The Duke University Wind Tunnel is currently finalizing renovations! The newly designed test section features a highly modular design to maximize ease of use across a range of testing conditions. See "Renovations" section below and click the link for images of the transformation! https://www.youtube.com/watch?v=4pJfgshwgRQ&feature=youtu.be
For current students/faculty:
To use the wind tunnel, please see the link below for the tunnel's scheduling. To schedule a time slot, please contact Dani Levin at email@example.com.
This is a subsonic wind tunnel that is located in the basement of the Hudson building annex. The wind tunnel is a large experimental apparatus that is used frequently for aerospace engineering research as well as undergraduate class projects. The wind tunnel itself is approximately 20 feet tall, and has a footprint of 40 feet by 10 feet. The test section of the wind tunnel, in which experimental models can be placed, is about 50 inches long and has a cross section of 20 inches by 28 inches. The air flow through the test section is driven by a 75 hp electric motor, and can reach air speeds up to 60 m/s.
Duke’s wind tunnel is used extensively by the Duke Aeroelasticity Research Group, including Professors Earl Dowell, Kenneth Hall, Laurens Howle, Robert Kielb and Lawrence Virgin. Research projects include aeroelastic response of morphing wing aircraft, determining flutter boundaries for flexible membranes with various boundary conditions, unsteady aerodynamic and buffet studies of airfoils at very high angles of attack, and experimental demonstration of limit cycle oscillation behavior for an airfoil supported by springs with a novel geometrically nonlinear design. Previous projects include flutter and limit cycle oscillations of airfoils, control surfaces and wings with freeplay. Also gust response of all the above configurations has been studied and a gust response excitation system is available.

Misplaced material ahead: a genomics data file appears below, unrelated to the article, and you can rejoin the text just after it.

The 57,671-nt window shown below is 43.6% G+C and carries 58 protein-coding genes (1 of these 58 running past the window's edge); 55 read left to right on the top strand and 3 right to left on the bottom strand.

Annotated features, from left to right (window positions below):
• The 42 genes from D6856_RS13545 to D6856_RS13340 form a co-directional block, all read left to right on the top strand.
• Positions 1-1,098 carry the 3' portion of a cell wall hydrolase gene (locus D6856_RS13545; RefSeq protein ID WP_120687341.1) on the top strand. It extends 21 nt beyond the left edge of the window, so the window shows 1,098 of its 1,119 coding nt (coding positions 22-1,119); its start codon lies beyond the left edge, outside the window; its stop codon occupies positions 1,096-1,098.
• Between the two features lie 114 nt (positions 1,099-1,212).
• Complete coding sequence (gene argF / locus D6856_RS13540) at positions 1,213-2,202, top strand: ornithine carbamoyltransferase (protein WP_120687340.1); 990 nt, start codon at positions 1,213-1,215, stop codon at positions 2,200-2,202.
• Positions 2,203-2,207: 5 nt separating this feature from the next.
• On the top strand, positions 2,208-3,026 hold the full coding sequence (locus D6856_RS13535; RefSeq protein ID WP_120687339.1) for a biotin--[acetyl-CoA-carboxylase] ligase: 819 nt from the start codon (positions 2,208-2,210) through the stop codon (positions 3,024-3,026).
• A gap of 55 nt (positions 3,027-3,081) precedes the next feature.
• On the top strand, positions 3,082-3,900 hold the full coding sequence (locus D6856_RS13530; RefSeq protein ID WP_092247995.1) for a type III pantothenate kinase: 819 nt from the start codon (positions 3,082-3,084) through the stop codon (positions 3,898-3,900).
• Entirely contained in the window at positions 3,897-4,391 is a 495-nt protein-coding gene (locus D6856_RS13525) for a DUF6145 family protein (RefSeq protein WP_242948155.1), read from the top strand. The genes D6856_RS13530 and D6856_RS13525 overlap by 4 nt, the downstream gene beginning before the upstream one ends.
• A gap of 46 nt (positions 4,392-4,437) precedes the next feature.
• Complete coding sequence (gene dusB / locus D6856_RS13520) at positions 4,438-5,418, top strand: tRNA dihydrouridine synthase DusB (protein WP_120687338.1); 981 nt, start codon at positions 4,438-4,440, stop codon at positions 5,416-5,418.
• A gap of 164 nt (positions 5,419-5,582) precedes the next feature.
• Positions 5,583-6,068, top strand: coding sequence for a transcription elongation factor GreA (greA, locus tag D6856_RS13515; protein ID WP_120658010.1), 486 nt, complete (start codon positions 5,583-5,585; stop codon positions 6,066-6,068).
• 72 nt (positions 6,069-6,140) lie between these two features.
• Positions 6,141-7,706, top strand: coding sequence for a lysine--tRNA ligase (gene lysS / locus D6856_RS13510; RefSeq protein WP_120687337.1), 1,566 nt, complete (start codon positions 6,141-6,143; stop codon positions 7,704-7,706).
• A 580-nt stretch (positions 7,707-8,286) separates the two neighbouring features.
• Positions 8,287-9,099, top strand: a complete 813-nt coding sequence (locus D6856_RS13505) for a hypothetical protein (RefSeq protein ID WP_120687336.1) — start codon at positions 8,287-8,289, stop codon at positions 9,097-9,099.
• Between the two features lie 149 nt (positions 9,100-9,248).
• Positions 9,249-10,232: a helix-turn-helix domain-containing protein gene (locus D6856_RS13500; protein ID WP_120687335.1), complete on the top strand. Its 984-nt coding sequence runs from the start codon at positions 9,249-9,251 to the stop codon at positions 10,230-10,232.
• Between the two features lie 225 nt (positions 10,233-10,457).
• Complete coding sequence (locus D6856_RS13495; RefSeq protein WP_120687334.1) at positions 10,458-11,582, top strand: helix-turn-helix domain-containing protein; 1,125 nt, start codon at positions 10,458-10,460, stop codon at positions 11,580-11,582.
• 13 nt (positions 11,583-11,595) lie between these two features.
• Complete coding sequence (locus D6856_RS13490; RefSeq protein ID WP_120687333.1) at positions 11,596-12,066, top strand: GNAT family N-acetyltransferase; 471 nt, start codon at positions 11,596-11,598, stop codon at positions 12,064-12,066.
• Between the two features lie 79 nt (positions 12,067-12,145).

The Duke wind tunnel has a variety of data acquisition equipment. The air speed is measured by both a pitot static tube and a hot wire anemometer, calibrated specifically for the range of air speed for this particular wind tunnel. The signals from the two instruments are collected by a National Instruments DAQ system, and read by LabVIEW software.
Undergraduate students also use the wind tunnel for labs and design projects. Specifically, the undergraduate fluid mechanics course uses the wind tunnel for a lab that demonstrates the concepts of lift and drag coefficient, and the senior design course uses the wind tunnel for various senior design projects. Past projects include ram jet turbine design for aircraft emergency power units, testing a scaled model of a water turbine in the wind tunnel, and carbon fiber trailing edge flap system for high efficiency “green” aircraft.
In the Summer of 2017, a small group of graduate students and staff decided to upgrade the aging tunnel and make it more accessible and functional for the years to come.
The project was non-trivial but doable, and it was completed in the end of Fall 2018.
The newly upgraded Wind Tunnel includes the following features:
· Modular floor and ceiling in the test section.
· Digital air-speed readings.
· New, light, and convenient doors.
· Secured and fully functional air-speed sensors.
· Freshly painted test section.
See the process in pictures here (https://www.youtube.com/watch?v=4pJfgshwgRQ&feature=youtu.be)
Thanks to The Wind Tunnel group for all the help!
Patrick McGuire (MEMS Lab Manager)
Kai Kruger Bastos